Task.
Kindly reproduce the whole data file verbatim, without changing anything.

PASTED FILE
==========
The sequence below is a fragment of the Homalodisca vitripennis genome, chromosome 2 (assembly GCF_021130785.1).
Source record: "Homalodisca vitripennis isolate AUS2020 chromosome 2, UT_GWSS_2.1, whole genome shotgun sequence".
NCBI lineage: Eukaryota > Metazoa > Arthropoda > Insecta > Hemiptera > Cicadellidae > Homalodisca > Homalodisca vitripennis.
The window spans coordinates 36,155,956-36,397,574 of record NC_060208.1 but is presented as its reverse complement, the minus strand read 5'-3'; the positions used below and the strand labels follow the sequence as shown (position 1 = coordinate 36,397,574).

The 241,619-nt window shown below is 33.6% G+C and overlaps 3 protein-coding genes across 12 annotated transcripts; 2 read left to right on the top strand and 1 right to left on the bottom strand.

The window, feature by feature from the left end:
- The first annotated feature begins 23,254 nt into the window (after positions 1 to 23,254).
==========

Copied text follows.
The sequence below is a fragment of the Homalodisca vitripennis genome, chromosome 2 (assembly GCF_021130785.1).
Source record: "Homalodisca vitripennis isolate AUS2020 chromosome 2, UT_GWSS_2.1, whole genome shotgun sequence".
NCBI lineage: Eukaryota > Metazoa > Arthropoda > Insecta > Hemiptera > Cicadellidae > Homalodisca > Homalodisca vitripennis.
The window spans coordinates 36,155,956-36,397,574 of record NC_060208.1 but is presented as its reverse complement, the minus strand read 5'-3'; the positions used below and the strand labels follow the sequence as shown (position 1 = coordinate 36,397,574).

The 241,619-nt window shown below is 33.6% G+C and overlaps 3 protein-coding genes across 12 annotated transcripts; 2 read left to right on the top strand and 1 right to left on the bottom strand.

The window, feature by feature from the left end:
- The first annotated feature begins 23,254 nt into the window (after positions 1 to 23,254).